A striking question is whether some chemical structures or features could be more prone to the development of drug resistance. Given the mechanism by which overexpression of efflux pumps such as P‐glycoprotein 1/MDR1 expulses xenobiotic molecules, one could hypothesize that this generic mode of resistance would not depend very much on the structure of the drug. In practice, some molecules have been shown to be “resistance proof”, suggesting that neither generic mechanisms of resistance, such as efflux pumps or drug degradation systems like glutathione‐S‐transferase, nor specific mutations in drug target genes seemed to have played a role. Understanding why a specific chemistry is more capable than another to select parasites with overexpressed and/or mutated genes is a key question for drug discovery and development in all therapeutic areas.
A recent study identified a hot spot for mutation in the mTOR kinase gene along with a chemical that targets mTOR, yet refractory to drug resistance induction. This could be the basis for predicting and designing a new generation of antitumor drugs that might resist drug resistance (Wu et al, 2015). In tuberculosis, mutation hot spots in genes encoding for RNA polymerase B (the target of rifampicin) or gyrase A (the target of fluoroquinolones) are associated to specific geographical localizations. This again shows that not all the drugs, patients and regions in the world are equivalent with respect to drug resistance. The structural aspects of chromatin and its accessibility to the molecular machinery that repairs mutations support the notion that the localization of drug target genes in the DNA could therefore be a key determinant for accumulating more (or less) mutations compared to other loci (Makova & Hardison, 2015). Consequently, DNA topological studies could predict potential risks for drug resistance.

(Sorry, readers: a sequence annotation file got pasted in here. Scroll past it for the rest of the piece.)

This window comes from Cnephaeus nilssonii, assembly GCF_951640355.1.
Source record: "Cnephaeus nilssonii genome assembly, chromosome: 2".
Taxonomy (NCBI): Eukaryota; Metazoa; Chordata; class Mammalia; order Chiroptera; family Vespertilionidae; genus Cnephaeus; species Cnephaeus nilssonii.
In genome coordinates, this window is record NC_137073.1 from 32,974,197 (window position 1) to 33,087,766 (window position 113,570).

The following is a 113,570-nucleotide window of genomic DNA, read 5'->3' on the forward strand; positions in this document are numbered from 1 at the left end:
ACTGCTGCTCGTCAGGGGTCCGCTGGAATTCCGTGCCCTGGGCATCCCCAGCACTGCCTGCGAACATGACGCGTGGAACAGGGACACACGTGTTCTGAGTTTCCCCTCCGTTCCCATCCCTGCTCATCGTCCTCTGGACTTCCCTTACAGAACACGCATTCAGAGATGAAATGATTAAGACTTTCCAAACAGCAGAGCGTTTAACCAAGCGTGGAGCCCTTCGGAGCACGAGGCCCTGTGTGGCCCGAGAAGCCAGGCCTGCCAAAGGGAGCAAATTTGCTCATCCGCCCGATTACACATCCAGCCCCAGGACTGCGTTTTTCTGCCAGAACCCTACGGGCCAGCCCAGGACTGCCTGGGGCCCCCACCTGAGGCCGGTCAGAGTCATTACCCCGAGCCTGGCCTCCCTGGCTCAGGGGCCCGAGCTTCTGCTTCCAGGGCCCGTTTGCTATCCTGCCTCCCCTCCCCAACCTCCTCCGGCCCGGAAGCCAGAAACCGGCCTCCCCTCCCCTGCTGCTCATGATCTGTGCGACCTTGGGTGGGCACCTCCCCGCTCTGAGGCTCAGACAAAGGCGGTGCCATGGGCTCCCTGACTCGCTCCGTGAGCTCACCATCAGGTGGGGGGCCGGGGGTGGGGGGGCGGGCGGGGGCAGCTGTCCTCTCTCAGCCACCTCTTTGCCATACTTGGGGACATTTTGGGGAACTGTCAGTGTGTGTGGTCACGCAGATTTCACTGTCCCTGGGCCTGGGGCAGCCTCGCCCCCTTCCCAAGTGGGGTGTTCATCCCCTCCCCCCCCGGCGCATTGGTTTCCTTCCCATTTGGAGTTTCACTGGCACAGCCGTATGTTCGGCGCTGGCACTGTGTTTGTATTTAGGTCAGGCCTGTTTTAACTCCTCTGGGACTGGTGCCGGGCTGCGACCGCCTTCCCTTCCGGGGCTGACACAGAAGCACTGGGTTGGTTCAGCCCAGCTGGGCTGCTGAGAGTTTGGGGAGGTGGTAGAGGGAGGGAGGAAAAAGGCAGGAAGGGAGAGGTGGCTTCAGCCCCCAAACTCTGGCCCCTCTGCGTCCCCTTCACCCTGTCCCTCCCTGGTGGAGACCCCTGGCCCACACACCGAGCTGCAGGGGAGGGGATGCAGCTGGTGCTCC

In conclusion, antimalarial drug resistance is now better understood in vitro. The predictability of drug resistance happening in a controlled human malaria infection model or in the field, in patients, can consequently be assessed provided a resistance marker is available. Reinforcing such preclinical and clinical testing of drug candidates for resistance risk can therefore help to expand the usefulness of new drugs be they antimalarials or antibacterials.
I acknowledge MMV partners, MMV colleagues and especially Dr. Jeremy Burrows for his critical reading of the manuscript.
This is an open access article under the terms of the Creative Commons Attribution 4.0 License, which permits use, distribution and reproduction in any medium, provided the original work is properly cited.
- © 2016 The Author. Published under the terms of the CC BY 4.0 license